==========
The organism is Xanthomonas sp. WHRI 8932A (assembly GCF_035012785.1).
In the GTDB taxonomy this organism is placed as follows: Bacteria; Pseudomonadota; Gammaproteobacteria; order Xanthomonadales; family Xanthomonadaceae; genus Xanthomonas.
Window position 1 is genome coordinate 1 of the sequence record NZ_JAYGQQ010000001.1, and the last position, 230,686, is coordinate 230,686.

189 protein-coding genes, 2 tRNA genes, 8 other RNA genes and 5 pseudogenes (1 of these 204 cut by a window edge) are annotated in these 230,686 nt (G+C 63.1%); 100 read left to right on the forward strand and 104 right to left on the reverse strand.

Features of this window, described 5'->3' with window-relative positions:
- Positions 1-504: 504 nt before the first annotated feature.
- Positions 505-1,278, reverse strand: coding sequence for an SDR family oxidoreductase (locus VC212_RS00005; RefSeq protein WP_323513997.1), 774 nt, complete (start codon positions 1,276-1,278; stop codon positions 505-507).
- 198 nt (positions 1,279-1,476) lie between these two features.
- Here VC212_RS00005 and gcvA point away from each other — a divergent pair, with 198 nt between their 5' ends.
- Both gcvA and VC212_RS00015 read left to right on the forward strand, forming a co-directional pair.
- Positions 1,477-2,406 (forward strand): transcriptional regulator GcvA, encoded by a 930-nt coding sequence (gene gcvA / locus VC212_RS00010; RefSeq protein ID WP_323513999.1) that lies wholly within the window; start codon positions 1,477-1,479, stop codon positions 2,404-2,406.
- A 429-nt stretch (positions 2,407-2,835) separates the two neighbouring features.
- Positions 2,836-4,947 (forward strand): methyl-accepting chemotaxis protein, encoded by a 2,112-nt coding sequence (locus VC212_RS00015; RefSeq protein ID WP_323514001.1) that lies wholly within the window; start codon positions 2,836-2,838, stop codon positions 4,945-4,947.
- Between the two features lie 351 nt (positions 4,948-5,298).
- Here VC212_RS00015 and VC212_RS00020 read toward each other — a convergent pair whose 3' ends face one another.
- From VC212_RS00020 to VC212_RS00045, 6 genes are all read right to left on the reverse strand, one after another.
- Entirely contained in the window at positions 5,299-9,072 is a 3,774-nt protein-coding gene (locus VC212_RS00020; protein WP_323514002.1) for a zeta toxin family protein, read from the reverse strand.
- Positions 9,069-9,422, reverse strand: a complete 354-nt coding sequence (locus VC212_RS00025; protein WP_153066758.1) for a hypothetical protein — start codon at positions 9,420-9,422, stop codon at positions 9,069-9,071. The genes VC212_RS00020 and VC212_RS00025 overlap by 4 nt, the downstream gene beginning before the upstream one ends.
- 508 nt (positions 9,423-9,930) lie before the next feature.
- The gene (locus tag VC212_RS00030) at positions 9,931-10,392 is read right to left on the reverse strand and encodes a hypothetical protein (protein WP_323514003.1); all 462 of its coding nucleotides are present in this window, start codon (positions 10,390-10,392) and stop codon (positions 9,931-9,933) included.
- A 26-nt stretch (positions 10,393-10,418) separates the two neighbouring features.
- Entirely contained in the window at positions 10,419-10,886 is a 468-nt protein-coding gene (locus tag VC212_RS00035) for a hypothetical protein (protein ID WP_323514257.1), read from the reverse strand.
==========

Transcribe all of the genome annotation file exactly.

The organism is Xanthomonas sp. WHRI 8932A (assembly GCF_035012785.1).
In the GTDB taxonomy this organism is placed as follows: Bacteria; Pseudomonadota; Gammaproteobacteria; order Xanthomonadales; family Xanthomonadaceae; genus Xanthomonas.
Window position 1 is genome coordinate 1 of the sequence record NZ_JAYGQQ010000001.1, and the last position, 230,686, is coordinate 230,686.

189 protein-coding genes, 2 tRNA genes, 8 other RNA genes and 5 pseudogenes (1 of these 204 cut by a window edge) are annotated in these 230,686 nt (G+C 63.1%); 100 read left to right on the forward strand and 104 right to left on the reverse strand.

Features of this window, described 5'->3' with window-relative positions:
- Positions 1-504: 504 nt before the first annotated feature.
- Positions 505-1,278, reverse strand: coding sequence for an SDR family oxidoreductase (locus VC212_RS00005; RefSeq protein WP_323513997.1), 774 nt, complete (start codon positions 1,276-1,278; stop codon positions 505-507).
- 198 nt (positions 1,279-1,476) lie between these two features.
- Here VC212_RS00005 and gcvA point away from each other — a divergent pair, with 198 nt between their 5' ends.
- Both gcvA and VC212_RS00015 read left to right on the forward strand, forming a co-directional pair.
- Positions 1,477-2,406 (forward strand): transcriptional regulator GcvA, encoded by a 930-nt coding sequence (gene gcvA / locus VC212_RS00010; RefSeq protein ID WP_323513999.1) that lies wholly within the window; start codon positions 1,477-1,479, stop codon positions 2,404-2,406.
- A 429-nt stretch (positions 2,407-2,835) separates the two neighbouring features.
- Positions 2,836-4,947 (forward strand): methyl-accepting chemotaxis protein, encoded by a 2,112-nt coding sequence (locus VC212_RS00015; RefSeq protein ID WP_323514001.1) that lies wholly within the window; start codon positions 2,836-2,838, stop codon positions 4,945-4,947.
- Between the two features lie 351 nt (positions 4,948-5,298).
- Here VC212_RS00015 and VC212_RS00020 read toward each other — a convergent pair whose 3' ends face one another.
- From VC212_RS00020 to VC212_RS00045, 6 genes are all read right to left on the reverse strand, one after another.
- Entirely contained in the window at positions 5,299-9,072 is a 3,774-nt protein-coding gene (locus VC212_RS00020; protein WP_323514002.1) for a zeta toxin family protein, read from the reverse strand.
- Positions 9,069-9,422, reverse strand: a complete 354-nt coding sequence (locus VC212_RS00025; protein WP_153066758.1) for a hypothetical protein — start codon at positions 9,420-9,422, stop codon at positions 9,069-9,071. The genes VC212_RS00020 and VC212_RS00025 overlap by 4 nt, the downstream gene beginning before the upstream one ends.
- 508 nt (positions 9,423-9,930) lie before the next feature.
- The gene (locus tag VC212_RS00030) at positions 9,931-10,392 is read right to left on the reverse strand and encodes a hypothetical protein (protein WP_323514003.1); all 462 of its coding nucleotides are present in this window, start codon (positions 10,390-10,392) and stop codon (positions 9,931-9,933) included.
- A 26-nt stretch (positions 10,393-10,418) separates the two neighbouring features.
- Entirely contained in the window at positions 10,419-10,886 is a 468-nt protein-coding gene (locus tag VC212_RS00035) for a hypothetical protein (protein ID WP_323514257.1), read from the reverse strand.